In addition, the 2014 Triennial Surveillance Review also made recommendations on how we can address structural reform issues in the IMF’s surveillance, and we will be following through with these recommendations in the months ahead. Bold measures are needed to help overcome the risk of getting stuck in a “new mediocre” and, as usual, the IMF will be there to assist its members.

IMF Survey: You mentioned the role of fiscal policy in raising economic growth. What work is planned in this area?

Tiwari: The forthcoming Fiscal Monitor will focus on the role of automatic stabilizers—that is, features of the tax and transfer system that offset fluctuations in economic activity without direct intervention by policymakers. Corporate and personal income taxes are examples of automatic stabilizers, as are unemployment insurance and welfare benefits.

In addition, we will explore how improving tax compliance can support growth by creating space for productive expenditures, and examine how public investment frameworks can be reformed to maximize the growth impact of investment in a fiscally sustainable way. Other work on fiscal policy and growth will analyze issues such as the linkages between fiscal policy and productivity, and how public debt restructuring and fiscal reform episodes affect growth.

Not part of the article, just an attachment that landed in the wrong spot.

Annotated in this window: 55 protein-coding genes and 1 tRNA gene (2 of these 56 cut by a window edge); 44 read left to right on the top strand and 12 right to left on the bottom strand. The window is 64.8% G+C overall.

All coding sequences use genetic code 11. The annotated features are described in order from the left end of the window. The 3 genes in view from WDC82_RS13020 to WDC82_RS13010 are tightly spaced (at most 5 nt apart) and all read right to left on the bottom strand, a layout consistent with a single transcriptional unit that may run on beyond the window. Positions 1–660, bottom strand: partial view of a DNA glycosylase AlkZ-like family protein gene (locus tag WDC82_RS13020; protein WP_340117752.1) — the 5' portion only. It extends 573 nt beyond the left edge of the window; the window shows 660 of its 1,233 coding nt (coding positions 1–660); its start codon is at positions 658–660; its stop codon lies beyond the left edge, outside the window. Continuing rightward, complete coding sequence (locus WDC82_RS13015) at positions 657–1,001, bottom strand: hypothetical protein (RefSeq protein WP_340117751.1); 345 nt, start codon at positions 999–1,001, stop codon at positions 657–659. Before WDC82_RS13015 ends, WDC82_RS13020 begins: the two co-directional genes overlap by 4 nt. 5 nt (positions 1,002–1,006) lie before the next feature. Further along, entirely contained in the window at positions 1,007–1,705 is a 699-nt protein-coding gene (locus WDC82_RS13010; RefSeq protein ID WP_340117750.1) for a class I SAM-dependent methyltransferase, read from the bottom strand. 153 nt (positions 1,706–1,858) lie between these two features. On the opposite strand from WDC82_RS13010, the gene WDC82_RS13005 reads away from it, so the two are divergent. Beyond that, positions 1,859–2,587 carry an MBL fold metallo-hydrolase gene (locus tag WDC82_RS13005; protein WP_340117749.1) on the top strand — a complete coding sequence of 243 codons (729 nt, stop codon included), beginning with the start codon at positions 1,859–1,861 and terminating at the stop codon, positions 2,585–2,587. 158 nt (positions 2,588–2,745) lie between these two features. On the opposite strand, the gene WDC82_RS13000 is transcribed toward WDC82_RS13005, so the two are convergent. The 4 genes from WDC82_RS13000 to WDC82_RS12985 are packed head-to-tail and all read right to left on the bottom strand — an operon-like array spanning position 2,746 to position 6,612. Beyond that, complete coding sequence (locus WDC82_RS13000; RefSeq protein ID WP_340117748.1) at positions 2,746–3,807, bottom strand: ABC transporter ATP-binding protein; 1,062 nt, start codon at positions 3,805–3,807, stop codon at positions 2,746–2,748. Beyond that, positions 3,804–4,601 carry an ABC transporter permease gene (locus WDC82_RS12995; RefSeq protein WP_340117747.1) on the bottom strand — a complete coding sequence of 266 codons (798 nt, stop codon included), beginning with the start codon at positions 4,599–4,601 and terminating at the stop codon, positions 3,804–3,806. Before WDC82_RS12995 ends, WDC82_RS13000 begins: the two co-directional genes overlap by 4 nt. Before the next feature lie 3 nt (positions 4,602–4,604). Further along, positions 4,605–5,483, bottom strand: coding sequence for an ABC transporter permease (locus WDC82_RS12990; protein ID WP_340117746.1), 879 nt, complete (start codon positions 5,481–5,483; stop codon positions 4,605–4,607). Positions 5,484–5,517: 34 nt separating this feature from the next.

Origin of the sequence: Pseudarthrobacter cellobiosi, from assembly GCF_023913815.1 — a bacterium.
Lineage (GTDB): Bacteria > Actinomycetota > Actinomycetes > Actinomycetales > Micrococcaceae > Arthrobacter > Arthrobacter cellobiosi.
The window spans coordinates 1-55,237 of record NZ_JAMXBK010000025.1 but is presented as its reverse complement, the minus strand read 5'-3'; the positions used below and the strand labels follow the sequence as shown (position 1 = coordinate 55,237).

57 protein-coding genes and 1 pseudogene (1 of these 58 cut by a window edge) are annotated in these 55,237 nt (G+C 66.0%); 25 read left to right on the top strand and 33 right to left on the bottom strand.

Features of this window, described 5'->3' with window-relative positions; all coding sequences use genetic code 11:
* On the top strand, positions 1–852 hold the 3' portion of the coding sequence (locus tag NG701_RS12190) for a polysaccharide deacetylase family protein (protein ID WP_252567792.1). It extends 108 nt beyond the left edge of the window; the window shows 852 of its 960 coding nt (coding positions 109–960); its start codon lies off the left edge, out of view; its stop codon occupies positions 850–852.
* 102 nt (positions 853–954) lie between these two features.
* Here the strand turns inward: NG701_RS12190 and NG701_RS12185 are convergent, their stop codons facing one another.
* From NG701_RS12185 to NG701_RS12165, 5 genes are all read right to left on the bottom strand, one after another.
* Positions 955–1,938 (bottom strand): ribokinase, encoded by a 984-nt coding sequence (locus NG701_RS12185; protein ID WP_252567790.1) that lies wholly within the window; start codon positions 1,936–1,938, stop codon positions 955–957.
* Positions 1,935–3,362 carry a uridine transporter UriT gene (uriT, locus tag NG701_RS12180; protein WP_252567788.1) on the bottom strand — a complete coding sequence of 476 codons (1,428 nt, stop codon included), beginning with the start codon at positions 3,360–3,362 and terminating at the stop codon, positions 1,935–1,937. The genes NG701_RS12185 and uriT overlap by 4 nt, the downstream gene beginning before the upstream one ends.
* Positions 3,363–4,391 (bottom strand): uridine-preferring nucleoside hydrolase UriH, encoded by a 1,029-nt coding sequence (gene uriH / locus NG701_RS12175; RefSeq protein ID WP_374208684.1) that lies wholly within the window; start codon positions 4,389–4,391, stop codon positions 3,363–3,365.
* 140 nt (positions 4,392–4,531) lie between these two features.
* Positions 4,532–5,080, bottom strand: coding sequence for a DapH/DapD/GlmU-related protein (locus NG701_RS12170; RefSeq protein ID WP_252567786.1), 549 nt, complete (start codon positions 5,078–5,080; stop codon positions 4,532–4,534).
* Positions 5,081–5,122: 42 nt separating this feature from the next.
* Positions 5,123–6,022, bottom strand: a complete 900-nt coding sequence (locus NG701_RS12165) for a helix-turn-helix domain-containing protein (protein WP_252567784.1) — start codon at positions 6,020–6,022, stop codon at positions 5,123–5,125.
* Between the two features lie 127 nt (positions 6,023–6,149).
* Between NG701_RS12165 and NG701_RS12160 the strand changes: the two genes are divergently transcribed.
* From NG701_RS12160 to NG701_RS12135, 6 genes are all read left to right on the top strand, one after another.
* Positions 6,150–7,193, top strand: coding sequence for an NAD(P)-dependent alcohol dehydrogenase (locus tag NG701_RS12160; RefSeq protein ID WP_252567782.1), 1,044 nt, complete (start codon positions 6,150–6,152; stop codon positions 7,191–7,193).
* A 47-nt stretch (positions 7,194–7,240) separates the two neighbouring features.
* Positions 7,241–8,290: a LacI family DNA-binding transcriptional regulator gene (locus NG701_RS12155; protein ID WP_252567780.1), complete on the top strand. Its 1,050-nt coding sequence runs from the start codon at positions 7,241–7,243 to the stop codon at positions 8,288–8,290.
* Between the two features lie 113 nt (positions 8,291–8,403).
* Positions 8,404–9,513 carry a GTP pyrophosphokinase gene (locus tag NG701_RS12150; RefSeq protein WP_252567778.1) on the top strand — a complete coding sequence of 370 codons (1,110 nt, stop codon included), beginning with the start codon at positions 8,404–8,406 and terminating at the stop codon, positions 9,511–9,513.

IMF Survey: Monetary policy has also been a key focus for the IMF. How is this reflected in the work program?

Tiwari: In the next 12 months, we will examine new monetary policy questions raised by the global financial crisis, including the interaction between monetary policy and financial stability. Other work will cover the role of exchange rate intervention and some follow-up work on assessing what level of reserves is adequate for countries in various circumstances.

The IMF will also continue to assist low-income developing countries in strengthening their monetary policy frameworks, making them more credible, countercyclical, and forward-looking. And, of course, we will continue to provide country-specific policy advice and explore the impact and spillovers of the impending normalization of monetary policy in some major advanced economies.

I also want to highlight our work on macroprudential policies—that is, policies designed to prevent asset price bubbles and excessive credit growth. Given the importance of these policies for limiting systemic risk, we are issuing a comprehensive guidance note for IMF staff on this topic and are making it operational in our surveillance work.

IMF Survey: How will the IMF build on ongoing efforts to address financial sector vulnerabilities and promote financial deepening?